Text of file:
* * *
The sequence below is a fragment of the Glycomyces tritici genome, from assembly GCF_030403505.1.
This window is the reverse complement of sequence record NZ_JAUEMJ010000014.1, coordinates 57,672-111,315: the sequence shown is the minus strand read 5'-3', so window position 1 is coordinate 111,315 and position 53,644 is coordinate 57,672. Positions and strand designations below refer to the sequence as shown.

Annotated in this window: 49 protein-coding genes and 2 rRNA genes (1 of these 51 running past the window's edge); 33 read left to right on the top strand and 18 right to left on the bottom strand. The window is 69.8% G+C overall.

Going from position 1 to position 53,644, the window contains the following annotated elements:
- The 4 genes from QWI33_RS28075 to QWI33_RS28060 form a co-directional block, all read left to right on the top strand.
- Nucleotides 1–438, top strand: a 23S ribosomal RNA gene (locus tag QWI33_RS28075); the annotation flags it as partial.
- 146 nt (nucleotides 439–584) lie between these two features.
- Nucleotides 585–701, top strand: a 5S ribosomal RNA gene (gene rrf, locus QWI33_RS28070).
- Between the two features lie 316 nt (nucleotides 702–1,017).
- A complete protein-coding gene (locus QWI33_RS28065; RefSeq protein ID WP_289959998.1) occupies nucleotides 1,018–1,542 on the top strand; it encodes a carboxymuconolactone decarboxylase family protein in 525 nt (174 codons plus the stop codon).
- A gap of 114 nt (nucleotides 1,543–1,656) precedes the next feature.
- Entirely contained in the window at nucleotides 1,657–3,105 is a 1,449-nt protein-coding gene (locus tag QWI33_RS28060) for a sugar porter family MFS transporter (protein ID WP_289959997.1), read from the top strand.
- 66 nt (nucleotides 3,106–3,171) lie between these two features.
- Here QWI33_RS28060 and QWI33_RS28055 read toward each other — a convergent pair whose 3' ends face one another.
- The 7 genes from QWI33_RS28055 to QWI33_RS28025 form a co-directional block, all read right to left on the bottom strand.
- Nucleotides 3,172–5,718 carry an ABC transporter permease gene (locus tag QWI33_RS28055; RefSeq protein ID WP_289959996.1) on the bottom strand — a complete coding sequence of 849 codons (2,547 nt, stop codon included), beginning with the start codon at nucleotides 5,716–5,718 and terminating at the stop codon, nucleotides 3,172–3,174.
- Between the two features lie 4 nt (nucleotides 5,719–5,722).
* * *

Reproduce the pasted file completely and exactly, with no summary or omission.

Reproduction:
The sequence below is a fragment of the Glycomyces tritici genome, from assembly GCF_030403505.1.
This window is the reverse complement of sequence record NZ_JAUEMJ010000014.1, coordinates 57,672-111,315: the sequence shown is the minus strand read 5'-3', so window position 1 is coordinate 111,315 and position 53,644 is coordinate 57,672. Positions and strand designations below refer to the sequence as shown.

Annotated in this window: 49 protein-coding genes and 2 rRNA genes (1 of these 51 running past the window's edge); 33 read left to right on the top strand and 18 right to left on the bottom strand. The window is 69.8% G+C overall.

Going from position 1 to position 53,644, the window contains the following annotated elements:
- The 4 genes from QWI33_RS28075 to QWI33_RS28060 form a co-directional block, all read left to right on the top strand.
- Nucleotides 1–438, top strand: a 23S ribosomal RNA gene (locus tag QWI33_RS28075); the annotation flags it as partial.
- 146 nt (nucleotides 439–584) lie between these two features.
- Nucleotides 585–701, top strand: a 5S ribosomal RNA gene (gene rrf, locus QWI33_RS28070).
- Between the two features lie 316 nt (nucleotides 702–1,017).
- A complete protein-coding gene (locus QWI33_RS28065; RefSeq protein ID WP_289959998.1) occupies nucleotides 1,018–1,542 on the top strand; it encodes a carboxymuconolactone decarboxylase family protein in 525 nt (174 codons plus the stop codon).
- A gap of 114 nt (nucleotides 1,543–1,656) precedes the next feature.
- Entirely contained in the window at nucleotides 1,657–3,105 is a 1,449-nt protein-coding gene (locus tag QWI33_RS28060) for a sugar porter family MFS transporter (protein ID WP_289959997.1), read from the top strand.
- 66 nt (nucleotides 3,106–3,171) lie between these two features.
- Here QWI33_RS28060 and QWI33_RS28055 read toward each other — a convergent pair whose 3' ends face one another.
- The 7 genes from QWI33_RS28055 to QWI33_RS28025 form a co-directional block, all read right to left on the bottom strand.
- Nucleotides 3,172–5,718 carry an ABC transporter permease gene (locus tag QWI33_RS28055; RefSeq protein ID WP_289959996.1) on the bottom strand — a complete coding sequence of 849 codons (2,547 nt, stop codon included), beginning with the start codon at nucleotides 5,716–5,718 and terminating at the stop codon, nucleotides 3,172–3,174.
- Between the two features lie 4 nt (nucleotides 5,719–5,722).